If Paris is a city known for its constant strive for excellence in style, London sometimes comes off as its less conventional and more daring sister. Thus, we do find canelés in London, sold by Babelle in the famous department store Selfridges on Oxford Street; yet they differ from those previously auditioned at Baillardran and Lemoine by the wider variety of flavors on offer than what is found in these two traditional Bordeaux pastry shops. Does this greater range come at the price of lower quality, or do these canelés have what it takes to make their French counterparts blush? We investigate.
We selected canelés in four flavors: two with flavored dough (lime or rose), and two with fillings (dulce de leche; and mango, passion fruit and white chocolate).
Babelle’s canelés have a height of 80 mm and a diameter of 43 mm. The specimens we purchased weight on average 56 grams and cost 2.50£ each.
Overall, though the canelés do have a brown, caramelized exterior, the latter is not quite as hard as it usually is in the traditional version. The outside surface still creates a contrast with the softer inner dough, but does not bring the expected rigidity and crunchiness. Is this a deliberate attempt to adapt the recipe to local tastes?
The lime canelé is recognizable by its perfume, and the lime flavor comes out gently but distinctively. Its rose-flavored counterpart seems to us slightly more interesting, as its floral perfume blends nicely with the smoky notes emanating from the caramelized surface, and the taste of rose is long on the finish. Both of these canelés are topped with a chocolate mousse which appears to us somewhat out of place, and which – not being sufficiently neutral – inevitably comes off as a parasite to the flavors of lime and rose.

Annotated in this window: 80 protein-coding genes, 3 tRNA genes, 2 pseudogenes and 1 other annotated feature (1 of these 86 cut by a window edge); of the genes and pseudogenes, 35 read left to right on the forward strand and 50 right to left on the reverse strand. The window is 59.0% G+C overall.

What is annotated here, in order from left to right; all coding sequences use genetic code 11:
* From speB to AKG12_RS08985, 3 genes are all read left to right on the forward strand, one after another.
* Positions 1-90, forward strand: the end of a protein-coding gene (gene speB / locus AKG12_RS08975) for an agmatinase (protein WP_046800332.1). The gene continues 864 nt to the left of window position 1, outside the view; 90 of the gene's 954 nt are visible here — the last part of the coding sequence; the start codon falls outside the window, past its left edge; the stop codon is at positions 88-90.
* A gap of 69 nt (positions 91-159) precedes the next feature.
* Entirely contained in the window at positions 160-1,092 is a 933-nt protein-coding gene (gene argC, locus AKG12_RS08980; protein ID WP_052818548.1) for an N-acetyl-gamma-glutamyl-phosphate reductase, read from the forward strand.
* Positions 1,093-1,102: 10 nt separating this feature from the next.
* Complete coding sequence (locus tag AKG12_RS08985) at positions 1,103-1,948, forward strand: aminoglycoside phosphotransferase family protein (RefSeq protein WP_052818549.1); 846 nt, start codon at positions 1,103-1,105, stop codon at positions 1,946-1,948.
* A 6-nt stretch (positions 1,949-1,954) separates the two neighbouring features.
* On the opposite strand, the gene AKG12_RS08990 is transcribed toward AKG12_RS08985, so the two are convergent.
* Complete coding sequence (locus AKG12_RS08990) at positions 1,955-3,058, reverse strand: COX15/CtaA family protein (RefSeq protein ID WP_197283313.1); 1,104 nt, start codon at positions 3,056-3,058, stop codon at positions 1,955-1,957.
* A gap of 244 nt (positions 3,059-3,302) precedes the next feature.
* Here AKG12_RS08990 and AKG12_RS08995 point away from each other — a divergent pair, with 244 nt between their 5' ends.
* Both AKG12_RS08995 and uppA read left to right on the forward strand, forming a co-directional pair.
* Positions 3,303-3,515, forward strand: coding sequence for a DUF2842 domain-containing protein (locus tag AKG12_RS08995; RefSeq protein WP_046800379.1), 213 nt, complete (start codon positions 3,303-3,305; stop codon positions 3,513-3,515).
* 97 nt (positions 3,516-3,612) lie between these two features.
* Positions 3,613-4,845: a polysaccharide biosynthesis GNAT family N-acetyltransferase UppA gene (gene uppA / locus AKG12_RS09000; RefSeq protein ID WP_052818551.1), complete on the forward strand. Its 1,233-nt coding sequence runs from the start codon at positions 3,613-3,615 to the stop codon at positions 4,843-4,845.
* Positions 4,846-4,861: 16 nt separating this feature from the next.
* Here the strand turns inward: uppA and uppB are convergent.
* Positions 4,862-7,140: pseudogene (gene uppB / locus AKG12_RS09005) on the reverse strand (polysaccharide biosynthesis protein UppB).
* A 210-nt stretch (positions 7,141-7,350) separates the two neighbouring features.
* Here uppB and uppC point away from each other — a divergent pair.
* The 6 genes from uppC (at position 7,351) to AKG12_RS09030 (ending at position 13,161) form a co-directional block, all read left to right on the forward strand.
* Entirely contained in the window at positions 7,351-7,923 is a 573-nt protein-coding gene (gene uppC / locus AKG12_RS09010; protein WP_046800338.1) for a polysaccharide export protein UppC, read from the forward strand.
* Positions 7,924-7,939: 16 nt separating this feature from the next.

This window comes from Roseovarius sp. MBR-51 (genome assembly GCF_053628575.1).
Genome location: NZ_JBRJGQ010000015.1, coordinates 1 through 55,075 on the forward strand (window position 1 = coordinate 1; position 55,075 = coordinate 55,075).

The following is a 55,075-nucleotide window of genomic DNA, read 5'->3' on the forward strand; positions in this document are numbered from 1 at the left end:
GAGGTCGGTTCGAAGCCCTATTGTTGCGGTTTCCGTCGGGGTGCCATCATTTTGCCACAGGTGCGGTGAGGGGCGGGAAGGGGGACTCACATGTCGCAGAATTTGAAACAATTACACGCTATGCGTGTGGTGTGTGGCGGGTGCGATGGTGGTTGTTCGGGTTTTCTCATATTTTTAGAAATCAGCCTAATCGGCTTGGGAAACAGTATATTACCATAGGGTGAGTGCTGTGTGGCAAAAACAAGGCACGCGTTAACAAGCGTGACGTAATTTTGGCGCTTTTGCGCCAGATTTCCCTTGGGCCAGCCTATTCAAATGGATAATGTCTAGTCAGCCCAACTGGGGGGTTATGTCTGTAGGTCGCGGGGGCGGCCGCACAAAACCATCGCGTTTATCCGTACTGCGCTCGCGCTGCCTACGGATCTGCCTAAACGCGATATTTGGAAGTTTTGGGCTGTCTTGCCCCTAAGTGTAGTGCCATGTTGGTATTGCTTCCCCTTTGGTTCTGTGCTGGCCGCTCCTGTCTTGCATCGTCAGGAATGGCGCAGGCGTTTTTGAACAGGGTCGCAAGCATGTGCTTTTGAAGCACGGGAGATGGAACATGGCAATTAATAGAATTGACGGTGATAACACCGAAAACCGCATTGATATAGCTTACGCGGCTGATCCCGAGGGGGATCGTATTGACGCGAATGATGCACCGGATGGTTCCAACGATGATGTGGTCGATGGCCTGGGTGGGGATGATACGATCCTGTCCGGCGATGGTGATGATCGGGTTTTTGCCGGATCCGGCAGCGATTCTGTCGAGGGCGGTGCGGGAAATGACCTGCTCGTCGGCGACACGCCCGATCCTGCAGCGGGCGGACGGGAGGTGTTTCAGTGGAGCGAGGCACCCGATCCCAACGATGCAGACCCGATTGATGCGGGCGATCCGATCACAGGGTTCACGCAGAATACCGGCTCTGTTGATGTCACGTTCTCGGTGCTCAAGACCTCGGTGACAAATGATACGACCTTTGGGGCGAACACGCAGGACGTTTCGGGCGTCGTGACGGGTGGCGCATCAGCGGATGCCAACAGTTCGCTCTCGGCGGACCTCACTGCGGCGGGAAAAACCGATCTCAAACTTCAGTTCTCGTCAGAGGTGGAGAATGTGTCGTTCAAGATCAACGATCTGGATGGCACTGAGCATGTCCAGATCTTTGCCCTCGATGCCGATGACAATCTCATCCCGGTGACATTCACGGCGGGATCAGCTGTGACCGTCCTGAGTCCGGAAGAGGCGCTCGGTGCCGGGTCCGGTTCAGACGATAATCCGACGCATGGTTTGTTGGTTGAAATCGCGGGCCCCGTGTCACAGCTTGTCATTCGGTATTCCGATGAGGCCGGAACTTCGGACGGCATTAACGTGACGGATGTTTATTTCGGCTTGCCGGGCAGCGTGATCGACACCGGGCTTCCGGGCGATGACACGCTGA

The dulce de leche canelé is generously filled with the eponymous smooth, unctuous milk jam. It makes the canelé considerably sweeter, and to compensate for this the dough could benefit from being lightened in sugar. As for the mango, passion fruit and white chocolate canelé, we find in its center a liquid mixture in which the flavor of both fruits can be recognized. The presence of white chocolate, however, is not apparent to us. Overall, this canelé is also very sweet.
We are tickled by the initiative taken by Babelle with these canelés, and the idea of taking a classic of French pastry making and diversifying it into various eclectic flavors. Babelle is certainly onto an interesting concept with this, one which we hope to see grow. A few adjustments could, however, make their products more authentic while remaining innovative, as well as more balanced. Thus, the dough – which here is merely moist – could be given the elasticity which is characteristic of traditional canelés, and which gives these little cakes their truly unique texture. Additionally, the contrast between the rigidity of the pastries’ surface and their moist center could be reinforced by using copper molds, which enable a deeper caramelization. It would also be preferable to avoid using excessively liquid fillings which make the surrounding canelé dough soggy. The balance in sweetness could be improved by reducing the quantity of sugar in the canelés with fillings in them – though this is a dangerous act which should be subject to an in-depth study, lest it simultaneously affect the level of caramelization. It would therefore perhaps be more advisable to modify the composition and quantity of the fillings. We are curious to see how Babelle develops in the future and wish them the best as they progress along the London pastry scene.
Score: 3.5/5 Good
Babelle at Selfridges Foodhall
400 Oxford Street, London W1A 1AB
Open from Monday to Saturday from 9.30 am to 9 pm and on Sunday from 11.30 am to 6 pm.
Tel: +44 800 123400